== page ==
If you can become part of a network affiliated with your services, that's always helpful. You should also post a profile on social networks, such as LinkedIn (www.linkedin.com).
How Do Freelancers Handle Taxes?
Like any job or business, freelancers need to meet their federal, state and local tax obligations. This means filing any estimated tax returns, just as you would if you started your own business, except that your taxes are filed under your own name and social security number instead of your business name and tax ID number. Any clients who pay your more than $600 in a calendar year are required to provide you with IRS from 1099 reporting your earnings.
Estimated taxes are filed with the IRS (and in most states, with your state) on a quarterly basis. The IRS provides forms to help you estimate your taxes so you send in the right amount. Not paying your estimated quarterly taxes can result in interest and penalties from both the IRS and your state.
What are the Major Advantages of Being a Freelancer?
If you freelance, you can usually set your own hours. You may be extremely busy one month and at a standstill the next month in your freelance practice. Use the slow times to rest up and to find new ways to find freelance gigs in your field. Also use the time to improve your website or investigate other ways you can market your freelance services.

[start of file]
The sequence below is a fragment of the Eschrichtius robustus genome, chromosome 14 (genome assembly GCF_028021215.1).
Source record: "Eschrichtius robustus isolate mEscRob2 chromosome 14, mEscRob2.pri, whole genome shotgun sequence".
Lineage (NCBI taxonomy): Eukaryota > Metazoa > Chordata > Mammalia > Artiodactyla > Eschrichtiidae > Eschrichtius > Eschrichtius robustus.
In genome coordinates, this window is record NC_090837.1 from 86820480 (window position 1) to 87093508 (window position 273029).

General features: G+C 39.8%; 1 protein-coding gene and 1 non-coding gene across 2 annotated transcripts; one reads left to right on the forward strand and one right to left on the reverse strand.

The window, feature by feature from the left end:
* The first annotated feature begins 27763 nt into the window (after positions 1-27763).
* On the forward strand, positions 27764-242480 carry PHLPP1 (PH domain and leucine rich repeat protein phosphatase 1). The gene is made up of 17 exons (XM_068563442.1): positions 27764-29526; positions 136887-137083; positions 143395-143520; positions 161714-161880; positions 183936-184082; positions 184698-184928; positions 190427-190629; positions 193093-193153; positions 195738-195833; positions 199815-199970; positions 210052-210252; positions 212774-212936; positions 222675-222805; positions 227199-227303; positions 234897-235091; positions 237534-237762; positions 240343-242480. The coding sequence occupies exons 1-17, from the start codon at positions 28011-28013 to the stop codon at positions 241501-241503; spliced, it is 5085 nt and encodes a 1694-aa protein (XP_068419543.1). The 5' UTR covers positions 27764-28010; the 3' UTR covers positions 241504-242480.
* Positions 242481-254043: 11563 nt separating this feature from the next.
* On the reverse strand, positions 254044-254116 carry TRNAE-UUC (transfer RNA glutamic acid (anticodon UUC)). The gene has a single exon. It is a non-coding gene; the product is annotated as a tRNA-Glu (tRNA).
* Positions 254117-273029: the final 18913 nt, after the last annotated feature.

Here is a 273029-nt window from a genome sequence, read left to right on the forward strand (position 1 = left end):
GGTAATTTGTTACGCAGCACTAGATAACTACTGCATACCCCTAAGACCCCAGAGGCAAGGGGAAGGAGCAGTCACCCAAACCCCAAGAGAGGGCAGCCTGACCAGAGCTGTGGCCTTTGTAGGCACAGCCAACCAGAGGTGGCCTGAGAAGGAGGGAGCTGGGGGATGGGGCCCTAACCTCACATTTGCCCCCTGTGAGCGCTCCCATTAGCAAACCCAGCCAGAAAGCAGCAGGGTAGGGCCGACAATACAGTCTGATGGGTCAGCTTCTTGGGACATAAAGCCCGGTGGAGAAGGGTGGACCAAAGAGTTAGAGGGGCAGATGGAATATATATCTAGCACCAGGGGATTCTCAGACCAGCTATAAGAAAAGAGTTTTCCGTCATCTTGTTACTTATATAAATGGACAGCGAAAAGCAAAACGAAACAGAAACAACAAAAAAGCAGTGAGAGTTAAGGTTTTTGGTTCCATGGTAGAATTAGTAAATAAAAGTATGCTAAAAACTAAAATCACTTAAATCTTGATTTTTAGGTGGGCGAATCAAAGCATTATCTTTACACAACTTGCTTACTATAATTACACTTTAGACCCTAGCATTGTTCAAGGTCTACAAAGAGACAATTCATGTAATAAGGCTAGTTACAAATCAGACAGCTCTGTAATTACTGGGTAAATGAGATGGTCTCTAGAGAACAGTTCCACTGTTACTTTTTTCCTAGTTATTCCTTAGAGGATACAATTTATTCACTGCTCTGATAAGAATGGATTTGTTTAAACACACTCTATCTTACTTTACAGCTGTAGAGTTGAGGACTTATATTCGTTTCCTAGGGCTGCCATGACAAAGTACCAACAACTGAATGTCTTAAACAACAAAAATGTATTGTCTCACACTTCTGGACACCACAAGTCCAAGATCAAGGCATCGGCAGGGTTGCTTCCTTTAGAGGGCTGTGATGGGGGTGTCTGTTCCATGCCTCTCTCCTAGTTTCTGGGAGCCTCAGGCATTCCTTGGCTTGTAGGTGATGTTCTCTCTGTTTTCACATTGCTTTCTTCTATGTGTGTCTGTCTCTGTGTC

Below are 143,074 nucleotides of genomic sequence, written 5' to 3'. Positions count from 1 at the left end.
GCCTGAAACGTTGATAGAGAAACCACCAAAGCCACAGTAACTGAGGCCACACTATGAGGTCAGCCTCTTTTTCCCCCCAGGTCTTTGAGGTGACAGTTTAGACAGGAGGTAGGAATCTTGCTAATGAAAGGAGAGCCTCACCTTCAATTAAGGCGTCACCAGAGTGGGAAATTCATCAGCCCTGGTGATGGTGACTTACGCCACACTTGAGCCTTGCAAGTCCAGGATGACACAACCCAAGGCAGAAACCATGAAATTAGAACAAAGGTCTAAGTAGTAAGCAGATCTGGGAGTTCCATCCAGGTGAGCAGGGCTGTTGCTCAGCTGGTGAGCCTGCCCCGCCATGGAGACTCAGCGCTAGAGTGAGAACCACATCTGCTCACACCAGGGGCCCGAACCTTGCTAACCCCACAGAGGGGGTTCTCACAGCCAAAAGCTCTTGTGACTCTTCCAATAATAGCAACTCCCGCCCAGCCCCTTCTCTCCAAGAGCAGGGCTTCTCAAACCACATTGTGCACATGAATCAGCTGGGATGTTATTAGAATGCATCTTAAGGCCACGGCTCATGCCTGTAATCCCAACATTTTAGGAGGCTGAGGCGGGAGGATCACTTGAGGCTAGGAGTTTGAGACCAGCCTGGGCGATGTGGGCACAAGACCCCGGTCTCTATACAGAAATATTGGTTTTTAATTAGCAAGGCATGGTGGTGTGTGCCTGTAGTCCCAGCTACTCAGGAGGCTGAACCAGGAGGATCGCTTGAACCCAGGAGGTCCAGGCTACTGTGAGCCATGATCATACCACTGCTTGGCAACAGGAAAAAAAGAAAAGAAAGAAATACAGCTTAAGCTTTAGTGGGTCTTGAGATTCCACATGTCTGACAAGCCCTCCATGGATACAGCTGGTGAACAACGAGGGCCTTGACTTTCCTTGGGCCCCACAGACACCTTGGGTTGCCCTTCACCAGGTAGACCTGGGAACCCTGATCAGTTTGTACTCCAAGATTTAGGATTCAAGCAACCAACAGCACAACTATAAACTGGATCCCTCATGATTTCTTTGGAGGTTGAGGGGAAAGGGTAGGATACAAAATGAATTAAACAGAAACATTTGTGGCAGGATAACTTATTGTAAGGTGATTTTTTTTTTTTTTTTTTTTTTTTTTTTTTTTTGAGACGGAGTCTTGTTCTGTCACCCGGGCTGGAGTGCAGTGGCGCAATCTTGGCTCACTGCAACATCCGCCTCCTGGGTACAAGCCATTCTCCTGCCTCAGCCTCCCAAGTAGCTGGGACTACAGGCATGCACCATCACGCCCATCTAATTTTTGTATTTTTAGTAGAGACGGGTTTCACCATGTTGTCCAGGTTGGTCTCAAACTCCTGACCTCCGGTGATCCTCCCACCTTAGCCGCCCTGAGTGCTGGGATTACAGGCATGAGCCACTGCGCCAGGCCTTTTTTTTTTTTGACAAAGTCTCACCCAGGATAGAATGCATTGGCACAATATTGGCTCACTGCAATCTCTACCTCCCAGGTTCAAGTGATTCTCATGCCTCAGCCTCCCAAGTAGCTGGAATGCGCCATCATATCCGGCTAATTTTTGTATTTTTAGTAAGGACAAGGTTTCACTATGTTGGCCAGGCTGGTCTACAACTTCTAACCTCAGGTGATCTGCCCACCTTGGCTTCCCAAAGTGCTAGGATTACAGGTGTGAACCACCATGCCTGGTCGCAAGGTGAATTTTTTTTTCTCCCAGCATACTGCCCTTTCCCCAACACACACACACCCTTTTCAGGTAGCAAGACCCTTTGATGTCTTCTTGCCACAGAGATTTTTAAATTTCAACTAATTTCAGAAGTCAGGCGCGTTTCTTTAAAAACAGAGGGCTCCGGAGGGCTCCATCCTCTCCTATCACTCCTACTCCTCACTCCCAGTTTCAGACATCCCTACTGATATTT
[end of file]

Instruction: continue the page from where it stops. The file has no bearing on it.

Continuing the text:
Freelancing is what the "American Dream" is all about for many people. Low costs and little time and hassle to get started with a great deal of independence. In the vast majority of cases you will be able to work from home. You won't have to convince your employer it's a good idea to let you telecommute.
Freelancing is also a great way to help keep your head above water if you find suddenly find yourself unemployed. It can help tide you over until you find other work, all the while giving you valuable experience in client service and giving you exposure to a variety of projects. Who knows, after you've been a freelancer for a while, you may decide you like being independent and stop looking for employment!
What are the Pitfalls of Being a Freelancer?
Some people believe that being a freelancer means they won't get paid much and some employers who hire freelancers think they shouldn't have to pay much. That's because the competition is very tough and it's global - people from all around the world may offer the same services for less than half of what you can offer them. That's to be expected. Over time, your experience and your references will help you command freelance rates you can be proud of.
Keep in mind too, that a freelancer you are not obligated to accept a job. If you don't like what's being offered, keep looking for something that pays a bit more. Unfortunately, a fair number of employers who use freelancers end up taking advantage of them - by paying a substandard rate, not paying on time, etc. As you become an experienced freelancer you will learn to recognize which employers are worth your trouble and which are not.